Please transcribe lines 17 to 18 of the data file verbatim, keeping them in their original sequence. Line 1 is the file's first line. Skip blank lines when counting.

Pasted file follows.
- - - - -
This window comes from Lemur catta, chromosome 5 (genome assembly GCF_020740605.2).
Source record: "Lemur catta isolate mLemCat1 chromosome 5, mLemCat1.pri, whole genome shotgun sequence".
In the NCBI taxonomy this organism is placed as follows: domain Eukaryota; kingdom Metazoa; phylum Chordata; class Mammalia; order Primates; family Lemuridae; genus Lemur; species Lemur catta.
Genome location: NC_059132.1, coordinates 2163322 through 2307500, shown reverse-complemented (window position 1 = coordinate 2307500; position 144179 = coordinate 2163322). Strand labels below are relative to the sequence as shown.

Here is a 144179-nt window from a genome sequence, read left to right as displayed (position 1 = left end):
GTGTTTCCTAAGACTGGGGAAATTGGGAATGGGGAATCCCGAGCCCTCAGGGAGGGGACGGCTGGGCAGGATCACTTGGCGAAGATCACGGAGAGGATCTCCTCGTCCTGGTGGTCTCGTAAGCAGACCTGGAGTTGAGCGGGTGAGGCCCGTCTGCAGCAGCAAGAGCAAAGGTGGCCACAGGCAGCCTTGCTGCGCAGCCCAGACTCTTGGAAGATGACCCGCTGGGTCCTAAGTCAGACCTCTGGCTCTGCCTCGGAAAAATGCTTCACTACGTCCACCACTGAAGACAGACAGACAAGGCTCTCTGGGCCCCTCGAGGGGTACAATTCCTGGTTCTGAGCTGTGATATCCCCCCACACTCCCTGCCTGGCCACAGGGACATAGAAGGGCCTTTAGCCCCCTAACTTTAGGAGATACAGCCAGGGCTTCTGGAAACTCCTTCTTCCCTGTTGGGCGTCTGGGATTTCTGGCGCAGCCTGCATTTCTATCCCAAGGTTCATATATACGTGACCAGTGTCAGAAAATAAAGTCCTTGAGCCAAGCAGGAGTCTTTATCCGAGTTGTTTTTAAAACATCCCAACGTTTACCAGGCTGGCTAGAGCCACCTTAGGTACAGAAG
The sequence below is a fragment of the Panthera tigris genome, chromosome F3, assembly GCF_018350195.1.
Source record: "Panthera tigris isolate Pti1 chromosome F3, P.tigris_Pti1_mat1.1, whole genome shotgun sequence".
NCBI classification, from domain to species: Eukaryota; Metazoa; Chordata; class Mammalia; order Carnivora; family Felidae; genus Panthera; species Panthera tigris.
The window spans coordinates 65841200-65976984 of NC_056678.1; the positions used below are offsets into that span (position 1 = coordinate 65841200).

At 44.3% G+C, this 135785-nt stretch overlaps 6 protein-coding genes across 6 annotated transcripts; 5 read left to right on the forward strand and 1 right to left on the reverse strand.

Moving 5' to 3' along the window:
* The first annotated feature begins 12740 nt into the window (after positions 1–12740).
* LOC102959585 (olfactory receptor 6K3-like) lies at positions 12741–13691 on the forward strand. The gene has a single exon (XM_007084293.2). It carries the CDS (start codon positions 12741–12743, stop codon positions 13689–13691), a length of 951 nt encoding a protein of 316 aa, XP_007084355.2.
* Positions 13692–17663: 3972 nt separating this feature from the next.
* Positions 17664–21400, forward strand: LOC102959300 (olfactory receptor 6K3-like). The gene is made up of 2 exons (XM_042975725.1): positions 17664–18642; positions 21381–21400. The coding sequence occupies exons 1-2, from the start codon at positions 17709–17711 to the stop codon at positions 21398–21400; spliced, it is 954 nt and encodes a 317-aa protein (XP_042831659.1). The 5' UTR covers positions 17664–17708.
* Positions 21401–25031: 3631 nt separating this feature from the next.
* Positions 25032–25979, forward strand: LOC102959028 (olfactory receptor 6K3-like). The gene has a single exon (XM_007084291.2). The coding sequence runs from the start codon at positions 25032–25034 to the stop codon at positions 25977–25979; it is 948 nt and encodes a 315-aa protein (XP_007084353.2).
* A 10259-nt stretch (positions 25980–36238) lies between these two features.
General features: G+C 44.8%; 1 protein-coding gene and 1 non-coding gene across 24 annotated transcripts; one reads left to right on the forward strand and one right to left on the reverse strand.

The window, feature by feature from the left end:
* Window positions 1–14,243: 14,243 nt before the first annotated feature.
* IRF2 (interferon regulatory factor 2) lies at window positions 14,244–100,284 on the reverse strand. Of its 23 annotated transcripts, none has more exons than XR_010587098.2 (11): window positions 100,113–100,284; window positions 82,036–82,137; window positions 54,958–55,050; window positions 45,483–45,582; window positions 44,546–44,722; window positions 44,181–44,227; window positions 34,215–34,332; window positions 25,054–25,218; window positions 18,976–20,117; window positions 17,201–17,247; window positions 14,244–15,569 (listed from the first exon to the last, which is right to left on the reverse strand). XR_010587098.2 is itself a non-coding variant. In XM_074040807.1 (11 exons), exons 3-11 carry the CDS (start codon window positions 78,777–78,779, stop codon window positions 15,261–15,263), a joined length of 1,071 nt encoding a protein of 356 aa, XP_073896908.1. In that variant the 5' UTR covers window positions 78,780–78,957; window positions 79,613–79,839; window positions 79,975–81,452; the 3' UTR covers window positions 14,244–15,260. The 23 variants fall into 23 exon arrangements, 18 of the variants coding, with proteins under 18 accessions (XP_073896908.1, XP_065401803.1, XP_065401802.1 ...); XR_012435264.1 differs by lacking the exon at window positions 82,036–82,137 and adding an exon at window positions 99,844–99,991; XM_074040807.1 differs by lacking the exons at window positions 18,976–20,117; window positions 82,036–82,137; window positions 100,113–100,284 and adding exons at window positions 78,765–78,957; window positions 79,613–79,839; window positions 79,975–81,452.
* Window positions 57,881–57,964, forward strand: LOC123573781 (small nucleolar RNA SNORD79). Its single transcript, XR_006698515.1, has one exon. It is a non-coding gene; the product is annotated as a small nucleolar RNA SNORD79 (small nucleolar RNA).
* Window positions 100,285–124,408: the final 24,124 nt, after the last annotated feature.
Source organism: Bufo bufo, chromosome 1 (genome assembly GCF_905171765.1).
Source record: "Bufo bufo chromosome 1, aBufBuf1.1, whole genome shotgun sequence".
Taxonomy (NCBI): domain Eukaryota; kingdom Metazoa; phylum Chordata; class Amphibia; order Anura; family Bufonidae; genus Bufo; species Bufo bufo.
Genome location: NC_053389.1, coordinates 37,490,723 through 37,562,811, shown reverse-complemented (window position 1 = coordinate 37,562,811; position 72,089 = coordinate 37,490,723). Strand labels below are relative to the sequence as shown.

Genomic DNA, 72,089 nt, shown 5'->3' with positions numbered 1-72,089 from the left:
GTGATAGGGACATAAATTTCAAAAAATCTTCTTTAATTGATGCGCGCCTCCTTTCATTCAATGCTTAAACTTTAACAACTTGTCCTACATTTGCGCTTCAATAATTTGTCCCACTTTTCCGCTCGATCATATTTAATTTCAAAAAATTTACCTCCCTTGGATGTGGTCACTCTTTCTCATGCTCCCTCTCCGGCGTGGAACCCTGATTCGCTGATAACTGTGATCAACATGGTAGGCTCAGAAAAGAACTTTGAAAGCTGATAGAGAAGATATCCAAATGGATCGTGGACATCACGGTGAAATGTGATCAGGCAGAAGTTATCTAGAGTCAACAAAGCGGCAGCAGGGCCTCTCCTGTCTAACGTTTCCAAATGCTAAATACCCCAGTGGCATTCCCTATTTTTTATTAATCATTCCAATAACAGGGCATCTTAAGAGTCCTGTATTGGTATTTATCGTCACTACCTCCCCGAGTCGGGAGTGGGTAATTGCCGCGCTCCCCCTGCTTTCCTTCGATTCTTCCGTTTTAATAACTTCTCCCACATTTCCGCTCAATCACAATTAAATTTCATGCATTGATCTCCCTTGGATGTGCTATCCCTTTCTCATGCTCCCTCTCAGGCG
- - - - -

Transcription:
* Positions 21401–25031: 3631 nt separating this feature from the next.
* Positions 25032–25979, forward strand: LOC102959028 (olfactory receptor 6K3-like). The gene has a single exon (XM_007084291.2). The coding sequence runs from the start codon at positions 25032–25034 to the stop codon at positions 25977–25979; it is 948 nt and encodes a 315-aa protein (XP_007084353.2).